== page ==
Washington, March 15: The impact of climate change will alter the nature of how rain and snow falls and by the end of 21st century the number of days without rain could go up by 30 days a year in some parts of the world, research shows.
“Areas that are prone to dry conditions will receive their precipitation in narrower windows of time,” study results showed.
Regions such as the Amazon, Central America, Indonesia, and all Mediterranean climate regions around the world would likely see the greatest increase in the number of “dry days” per year, said the study.
“Looking at changes in the number of dry days per year is a new way of understanding how climate change will affect us that goes beyond just annual or seasonal mean precipitation changes, and allows us to better adapt to and mitigate the impacts of local hydrological changes,” said Suraj Polade, a postdoctoral researcher who works with Scripps Institution of Oceanography, University California San Diego.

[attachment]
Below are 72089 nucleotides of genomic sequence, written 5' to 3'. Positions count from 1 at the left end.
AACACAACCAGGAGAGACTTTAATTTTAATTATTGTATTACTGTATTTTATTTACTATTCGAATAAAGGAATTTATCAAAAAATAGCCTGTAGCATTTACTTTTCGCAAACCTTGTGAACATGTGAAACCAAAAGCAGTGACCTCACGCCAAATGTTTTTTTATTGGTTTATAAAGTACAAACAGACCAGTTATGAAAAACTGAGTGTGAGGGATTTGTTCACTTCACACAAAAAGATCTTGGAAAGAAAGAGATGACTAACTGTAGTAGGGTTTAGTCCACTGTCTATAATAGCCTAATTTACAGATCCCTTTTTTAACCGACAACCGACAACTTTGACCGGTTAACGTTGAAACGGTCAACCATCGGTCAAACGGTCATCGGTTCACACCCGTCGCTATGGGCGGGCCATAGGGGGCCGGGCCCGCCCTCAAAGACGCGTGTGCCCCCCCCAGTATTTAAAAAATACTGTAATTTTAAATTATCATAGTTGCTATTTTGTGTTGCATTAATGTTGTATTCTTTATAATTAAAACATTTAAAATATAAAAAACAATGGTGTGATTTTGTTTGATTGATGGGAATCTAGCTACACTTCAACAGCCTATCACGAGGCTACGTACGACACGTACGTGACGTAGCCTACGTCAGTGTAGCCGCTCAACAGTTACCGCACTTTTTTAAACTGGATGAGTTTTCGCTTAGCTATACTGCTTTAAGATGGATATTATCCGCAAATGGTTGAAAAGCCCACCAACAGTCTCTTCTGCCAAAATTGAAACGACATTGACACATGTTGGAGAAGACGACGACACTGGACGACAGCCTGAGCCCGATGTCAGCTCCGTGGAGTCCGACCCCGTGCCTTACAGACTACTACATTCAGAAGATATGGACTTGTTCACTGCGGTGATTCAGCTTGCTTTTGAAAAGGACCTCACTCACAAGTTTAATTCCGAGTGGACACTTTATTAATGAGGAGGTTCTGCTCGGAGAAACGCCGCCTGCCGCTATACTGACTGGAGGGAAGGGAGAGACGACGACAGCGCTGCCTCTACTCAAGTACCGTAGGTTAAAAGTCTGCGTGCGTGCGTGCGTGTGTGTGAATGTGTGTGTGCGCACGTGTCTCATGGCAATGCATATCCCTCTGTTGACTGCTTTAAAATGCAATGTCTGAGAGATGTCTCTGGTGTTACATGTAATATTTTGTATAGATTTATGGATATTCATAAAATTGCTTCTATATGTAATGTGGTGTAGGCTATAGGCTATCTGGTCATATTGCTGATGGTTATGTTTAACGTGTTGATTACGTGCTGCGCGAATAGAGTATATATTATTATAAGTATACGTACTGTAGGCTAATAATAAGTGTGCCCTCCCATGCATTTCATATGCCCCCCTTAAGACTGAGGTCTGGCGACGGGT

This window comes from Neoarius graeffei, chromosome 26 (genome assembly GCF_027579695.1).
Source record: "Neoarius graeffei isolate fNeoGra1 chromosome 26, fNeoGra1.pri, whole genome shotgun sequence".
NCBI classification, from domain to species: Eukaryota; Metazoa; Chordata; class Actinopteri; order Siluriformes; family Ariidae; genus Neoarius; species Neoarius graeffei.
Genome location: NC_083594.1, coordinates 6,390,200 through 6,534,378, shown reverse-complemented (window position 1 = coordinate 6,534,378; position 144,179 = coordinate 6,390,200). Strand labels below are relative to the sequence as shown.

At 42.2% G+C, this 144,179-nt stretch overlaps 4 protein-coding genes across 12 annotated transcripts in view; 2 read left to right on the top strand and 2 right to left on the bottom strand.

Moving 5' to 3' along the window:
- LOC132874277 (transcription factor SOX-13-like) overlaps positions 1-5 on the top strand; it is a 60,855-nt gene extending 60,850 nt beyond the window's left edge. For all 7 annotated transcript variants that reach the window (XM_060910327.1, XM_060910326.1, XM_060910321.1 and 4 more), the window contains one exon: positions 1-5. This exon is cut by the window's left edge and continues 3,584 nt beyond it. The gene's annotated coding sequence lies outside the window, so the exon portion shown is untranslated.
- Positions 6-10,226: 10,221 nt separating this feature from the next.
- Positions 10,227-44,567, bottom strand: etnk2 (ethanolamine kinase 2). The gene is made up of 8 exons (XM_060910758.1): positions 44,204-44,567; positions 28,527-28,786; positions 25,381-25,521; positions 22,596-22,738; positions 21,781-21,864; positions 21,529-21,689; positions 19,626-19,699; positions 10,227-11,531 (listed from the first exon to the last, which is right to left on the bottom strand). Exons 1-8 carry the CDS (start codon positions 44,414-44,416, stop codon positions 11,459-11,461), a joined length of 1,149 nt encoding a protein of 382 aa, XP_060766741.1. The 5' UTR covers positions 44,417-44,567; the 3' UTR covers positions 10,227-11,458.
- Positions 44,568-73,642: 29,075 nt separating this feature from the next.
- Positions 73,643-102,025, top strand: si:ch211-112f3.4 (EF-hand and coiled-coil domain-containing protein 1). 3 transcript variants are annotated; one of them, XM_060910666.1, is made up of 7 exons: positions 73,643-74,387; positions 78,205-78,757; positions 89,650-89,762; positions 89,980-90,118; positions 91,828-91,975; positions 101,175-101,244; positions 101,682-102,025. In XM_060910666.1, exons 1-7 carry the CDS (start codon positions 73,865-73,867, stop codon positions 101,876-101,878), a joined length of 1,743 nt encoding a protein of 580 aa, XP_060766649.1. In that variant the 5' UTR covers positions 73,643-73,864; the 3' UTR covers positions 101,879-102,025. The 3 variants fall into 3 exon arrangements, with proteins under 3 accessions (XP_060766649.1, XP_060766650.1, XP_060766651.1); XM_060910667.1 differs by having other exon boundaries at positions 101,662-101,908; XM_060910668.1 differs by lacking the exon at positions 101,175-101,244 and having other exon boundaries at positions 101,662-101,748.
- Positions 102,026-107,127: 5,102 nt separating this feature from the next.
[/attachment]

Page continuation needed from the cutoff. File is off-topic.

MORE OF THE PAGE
The scientists studied 28 climate models for their research.
“Changes in intensity of precipitation events and duration of intervals between those events will have direct effects on vegetation and soil moisture,” said Stephen Jackson, director of the US Department of the Interior Southwest Climate Science Center.
One of the implications of this finding is that annual rainfall could become less reliable in drying regions as annual averages will be calculated over a smaller number of days, Polade said.
On the other hand, other regions of the world which are climatologically wet are likely to receive more frequent precipitation, the study showed.
This analysis advances a trend in climate science to understand climate change on the level of daily weather and on finer geographic scales.
The study appeared in the journal Scientific Reports.